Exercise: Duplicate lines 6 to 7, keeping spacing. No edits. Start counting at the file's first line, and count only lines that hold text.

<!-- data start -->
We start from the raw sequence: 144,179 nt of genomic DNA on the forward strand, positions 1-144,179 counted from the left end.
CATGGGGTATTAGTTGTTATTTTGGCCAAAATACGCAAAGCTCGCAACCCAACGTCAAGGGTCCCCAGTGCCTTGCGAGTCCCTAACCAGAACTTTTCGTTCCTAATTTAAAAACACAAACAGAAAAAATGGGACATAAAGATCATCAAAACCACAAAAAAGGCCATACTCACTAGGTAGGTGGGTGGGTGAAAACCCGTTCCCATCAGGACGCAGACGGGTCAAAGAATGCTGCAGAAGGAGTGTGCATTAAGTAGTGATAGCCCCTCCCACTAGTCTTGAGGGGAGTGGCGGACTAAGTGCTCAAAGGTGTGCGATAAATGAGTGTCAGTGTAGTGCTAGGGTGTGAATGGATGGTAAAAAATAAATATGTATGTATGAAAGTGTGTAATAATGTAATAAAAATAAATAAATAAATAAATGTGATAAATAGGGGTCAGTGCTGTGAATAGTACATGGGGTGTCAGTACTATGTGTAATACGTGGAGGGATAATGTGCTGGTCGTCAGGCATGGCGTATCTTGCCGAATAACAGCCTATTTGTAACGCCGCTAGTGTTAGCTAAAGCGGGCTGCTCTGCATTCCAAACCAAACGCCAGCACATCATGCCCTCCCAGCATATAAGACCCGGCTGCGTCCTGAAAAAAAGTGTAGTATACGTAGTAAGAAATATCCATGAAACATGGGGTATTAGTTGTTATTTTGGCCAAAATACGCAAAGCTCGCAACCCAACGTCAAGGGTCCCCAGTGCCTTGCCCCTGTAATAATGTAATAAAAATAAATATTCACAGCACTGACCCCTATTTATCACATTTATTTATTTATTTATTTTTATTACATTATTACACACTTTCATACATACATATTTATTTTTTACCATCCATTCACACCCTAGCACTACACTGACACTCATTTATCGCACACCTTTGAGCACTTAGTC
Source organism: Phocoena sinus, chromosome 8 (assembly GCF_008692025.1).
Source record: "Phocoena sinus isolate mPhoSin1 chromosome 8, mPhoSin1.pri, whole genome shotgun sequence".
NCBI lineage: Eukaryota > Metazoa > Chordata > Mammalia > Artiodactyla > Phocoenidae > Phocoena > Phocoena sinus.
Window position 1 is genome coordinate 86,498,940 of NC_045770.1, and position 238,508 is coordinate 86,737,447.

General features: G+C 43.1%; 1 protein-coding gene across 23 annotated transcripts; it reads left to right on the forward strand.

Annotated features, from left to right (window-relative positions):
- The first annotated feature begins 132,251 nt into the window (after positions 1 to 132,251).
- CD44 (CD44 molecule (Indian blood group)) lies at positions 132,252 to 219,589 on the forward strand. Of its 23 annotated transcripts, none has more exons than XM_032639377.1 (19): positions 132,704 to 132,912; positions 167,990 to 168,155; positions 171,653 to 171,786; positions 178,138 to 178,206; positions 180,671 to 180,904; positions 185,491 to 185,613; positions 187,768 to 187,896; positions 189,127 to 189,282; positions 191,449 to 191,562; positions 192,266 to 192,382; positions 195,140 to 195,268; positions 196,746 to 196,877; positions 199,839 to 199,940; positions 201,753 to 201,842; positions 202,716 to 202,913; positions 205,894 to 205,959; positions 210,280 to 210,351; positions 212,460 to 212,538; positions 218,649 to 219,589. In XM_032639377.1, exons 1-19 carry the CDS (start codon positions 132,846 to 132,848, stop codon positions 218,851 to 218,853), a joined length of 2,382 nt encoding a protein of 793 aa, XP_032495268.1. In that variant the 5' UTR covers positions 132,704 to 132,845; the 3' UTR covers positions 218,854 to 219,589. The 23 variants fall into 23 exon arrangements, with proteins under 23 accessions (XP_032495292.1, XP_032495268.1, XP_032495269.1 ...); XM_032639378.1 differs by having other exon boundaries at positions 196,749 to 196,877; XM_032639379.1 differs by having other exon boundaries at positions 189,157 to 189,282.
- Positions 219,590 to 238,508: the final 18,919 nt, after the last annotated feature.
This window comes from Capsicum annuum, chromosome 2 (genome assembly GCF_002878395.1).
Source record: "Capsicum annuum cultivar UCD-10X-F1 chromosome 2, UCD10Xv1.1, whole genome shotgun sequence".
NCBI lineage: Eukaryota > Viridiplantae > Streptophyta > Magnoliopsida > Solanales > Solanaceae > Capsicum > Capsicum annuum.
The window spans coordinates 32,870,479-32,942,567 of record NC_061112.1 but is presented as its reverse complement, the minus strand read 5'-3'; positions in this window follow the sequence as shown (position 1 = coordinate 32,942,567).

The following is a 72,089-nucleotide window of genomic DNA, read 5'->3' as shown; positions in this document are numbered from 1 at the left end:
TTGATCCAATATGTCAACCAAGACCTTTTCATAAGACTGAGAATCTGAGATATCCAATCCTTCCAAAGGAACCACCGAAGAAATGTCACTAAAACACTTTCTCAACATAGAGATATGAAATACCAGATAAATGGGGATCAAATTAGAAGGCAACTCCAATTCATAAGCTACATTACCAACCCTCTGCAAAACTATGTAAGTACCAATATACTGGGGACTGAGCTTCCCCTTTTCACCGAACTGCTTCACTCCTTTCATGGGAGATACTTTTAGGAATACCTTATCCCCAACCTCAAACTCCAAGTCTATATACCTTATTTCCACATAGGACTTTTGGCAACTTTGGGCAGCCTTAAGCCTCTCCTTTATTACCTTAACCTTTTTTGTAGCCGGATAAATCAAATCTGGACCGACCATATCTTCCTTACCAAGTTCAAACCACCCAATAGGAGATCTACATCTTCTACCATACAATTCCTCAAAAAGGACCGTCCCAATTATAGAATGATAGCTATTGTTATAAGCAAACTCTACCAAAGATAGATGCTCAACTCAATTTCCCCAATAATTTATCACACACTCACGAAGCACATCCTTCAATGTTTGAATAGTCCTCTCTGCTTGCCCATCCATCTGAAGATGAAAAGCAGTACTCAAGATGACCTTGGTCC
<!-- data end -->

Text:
Window position 1 is genome coordinate 86,498,940 of NC_045770.1, and position 238,508 is coordinate 86,737,447.

General features: G+C 43.1%; 1 protein-coding gene across 23 annotated transcripts; it reads left to right on the forward strand.